We must work diligently, mindful of the nature of our thoughts, in order to weave a stronger cloth. If previously thoughts steeped in ignorance, envy, greed, malice and strife spun a ‘synthetic’ garment woven of  ignorance, poverty, lack, despair,  we must effect change in our thinking before genuine change can occur. Genuine change will cause the ill-fitting garment crafted from destructive thinking to fall away.

Only then can the Master Weaver (a mind formed by creative thoughts) fashion a garment of enlightenment, contentment, acceptance and joy.

Underaged Drinking: The Affects of Females

Recently I’ve become concerned about our young daughters and the increasing consumption of alcohol and the decreasing age of the consumers.

Issues more often associated with girls such as decreased self-confidence, depression, early puberty and low self-esteem can lead to drug and/or alcohol abuse therefore, I’d like to present a few facts about what alcohol consumption does to the female body. Please don’t get the impression that I am unconcerned about my sons, certainly I am. But, the truth is that the effects of alcohol consumption occurs faster and with more devastating results for girls!

Adolescents who drink heavily may experience problems with liver, bone and endocrine development; liver damage is higher in adolescents with alcohol use disorders. Drinking alcohol lowers estrogen levels in adolescent girls and lowers luteinizing hormone and testosterone levels in adolescent boys. Simply put: alcohol lowers the levels of growth and sex hormones in both adolescent boys and girls.

In other words, alcohol consumption by our children is putting our future at risk!

Alcohol related diseases develop in females in a much shorter time than they do in males and after drinking less; what alcohol will do to a man in 10 years, it will do to a woman in 5 years!

Female drinkers reach higher blood alcohol levels (BAL’s) faster because we have less water and more fat in our bodies and because of differences in digestive enzymes. We develop alcohol-related disorders like brain damage, cirrhosis and cancers while drinking much less than men.

Any consumption of alcohol increases the risk of breast cancer, and the degree of risk rises as the level of consumption increases. Women who drink during pregnancy risk the development of both mental and physical defects in their children.

The menstrual cycle affects alcohol metabolism in women. We can develop our highest BAL’s immediately before menstruating, and our lowest on the first day of menstruation. This can be related to hormone level shifts. Evidence shows that premenstrual syndrome, with its emotional and physical discomfort and de-stabilized blood-sugar levels, can trigger excessive drinking by some women.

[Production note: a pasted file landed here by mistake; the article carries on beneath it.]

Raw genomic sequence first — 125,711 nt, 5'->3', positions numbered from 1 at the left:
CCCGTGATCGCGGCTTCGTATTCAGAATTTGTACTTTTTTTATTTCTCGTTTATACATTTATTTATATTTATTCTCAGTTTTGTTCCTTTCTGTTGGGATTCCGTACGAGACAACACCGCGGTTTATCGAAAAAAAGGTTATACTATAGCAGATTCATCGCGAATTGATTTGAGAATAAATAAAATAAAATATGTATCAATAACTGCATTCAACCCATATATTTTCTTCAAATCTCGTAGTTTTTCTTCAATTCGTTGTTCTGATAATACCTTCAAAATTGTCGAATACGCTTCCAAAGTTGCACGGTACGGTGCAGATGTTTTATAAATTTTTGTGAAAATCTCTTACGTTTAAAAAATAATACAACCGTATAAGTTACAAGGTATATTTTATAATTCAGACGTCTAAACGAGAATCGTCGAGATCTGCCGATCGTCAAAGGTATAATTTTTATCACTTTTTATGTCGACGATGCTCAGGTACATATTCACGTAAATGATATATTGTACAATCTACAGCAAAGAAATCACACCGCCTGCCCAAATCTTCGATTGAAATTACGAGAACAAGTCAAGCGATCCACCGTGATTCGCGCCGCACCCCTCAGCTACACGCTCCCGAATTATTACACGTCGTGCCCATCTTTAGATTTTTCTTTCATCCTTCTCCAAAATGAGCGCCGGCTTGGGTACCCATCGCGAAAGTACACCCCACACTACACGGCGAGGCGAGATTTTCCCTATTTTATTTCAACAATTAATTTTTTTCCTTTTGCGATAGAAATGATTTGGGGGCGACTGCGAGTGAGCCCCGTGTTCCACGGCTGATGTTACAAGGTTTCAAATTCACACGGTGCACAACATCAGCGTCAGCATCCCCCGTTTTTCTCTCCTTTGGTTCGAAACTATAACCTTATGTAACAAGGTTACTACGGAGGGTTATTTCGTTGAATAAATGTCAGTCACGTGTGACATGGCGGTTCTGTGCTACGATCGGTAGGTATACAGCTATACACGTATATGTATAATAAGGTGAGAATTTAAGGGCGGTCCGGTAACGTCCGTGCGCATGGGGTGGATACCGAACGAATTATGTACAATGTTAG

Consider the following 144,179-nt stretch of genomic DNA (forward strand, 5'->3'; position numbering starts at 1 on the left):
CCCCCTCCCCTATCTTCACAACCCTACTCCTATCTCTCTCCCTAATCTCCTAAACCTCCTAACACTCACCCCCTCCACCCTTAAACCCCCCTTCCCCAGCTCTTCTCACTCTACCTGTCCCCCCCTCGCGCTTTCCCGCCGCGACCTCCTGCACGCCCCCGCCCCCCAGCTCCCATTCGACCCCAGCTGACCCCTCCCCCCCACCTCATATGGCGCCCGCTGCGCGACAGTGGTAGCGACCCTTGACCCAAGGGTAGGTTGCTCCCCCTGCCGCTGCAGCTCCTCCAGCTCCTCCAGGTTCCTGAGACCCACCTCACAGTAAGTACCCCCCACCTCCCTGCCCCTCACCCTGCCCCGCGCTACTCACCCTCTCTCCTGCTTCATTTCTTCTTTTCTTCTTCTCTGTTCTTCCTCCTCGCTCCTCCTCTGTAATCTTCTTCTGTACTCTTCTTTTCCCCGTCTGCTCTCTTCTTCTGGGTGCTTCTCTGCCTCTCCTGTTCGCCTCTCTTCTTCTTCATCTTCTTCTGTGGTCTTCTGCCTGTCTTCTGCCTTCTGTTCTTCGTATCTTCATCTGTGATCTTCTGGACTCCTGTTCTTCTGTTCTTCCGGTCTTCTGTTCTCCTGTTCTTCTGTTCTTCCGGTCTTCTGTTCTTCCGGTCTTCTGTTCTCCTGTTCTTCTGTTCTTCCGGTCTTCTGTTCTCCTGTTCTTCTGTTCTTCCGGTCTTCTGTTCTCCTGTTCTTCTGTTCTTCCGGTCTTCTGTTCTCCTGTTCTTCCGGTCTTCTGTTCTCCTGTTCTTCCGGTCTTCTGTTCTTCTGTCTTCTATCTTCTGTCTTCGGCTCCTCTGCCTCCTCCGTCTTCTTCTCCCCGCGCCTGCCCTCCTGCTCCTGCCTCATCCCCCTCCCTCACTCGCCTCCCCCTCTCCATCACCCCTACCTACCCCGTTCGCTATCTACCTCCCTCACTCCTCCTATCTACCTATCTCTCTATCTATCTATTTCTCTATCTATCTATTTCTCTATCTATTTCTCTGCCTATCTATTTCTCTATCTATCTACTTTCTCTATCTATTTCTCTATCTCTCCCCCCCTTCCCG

So, imagine you are a pre-teen or teenage female with problems relating to your home life, self-image issues and you feel there is no one you can talk to, nowhere to turn…..alcohol can make it go away, at least for a while.

Our daughters are at risk and we need to develop methods for identifying and assisting them. Recognition of those who are more often at risk is the first, most critical step. After that, getting her to open up and talk, helping her learn to value herself and lastly, replacing the desire to mask the pain by drinking with the determination to live beyond pain into a greater more positive reality.

Let’s talk about programs that may already exist in your area or how we can help to develop them where they don’t exist.

Being Self-Absorbed

As women, we spend so much of our time caring for the needs of others. If you are a mother, sister, aunt or wife, you know what I mean.

The innate nature of a woman is to give her all to those that she loves. Studies show that women suffer sleep deprivation more often then men; that’s from listening out for the sounds of hungry or wet infants, frightened or sick children, and waiting for teens and adults to return home from their late night junkets or jobs.

When was the last time that you did something just for you? When was the last time you chose to be completely self-absorbed? Have you taken the time to read a book that wasn’t required reading? Have you meditated recently? Have you eased down into a tub of warm bubbles with headphones and your favorite beverage?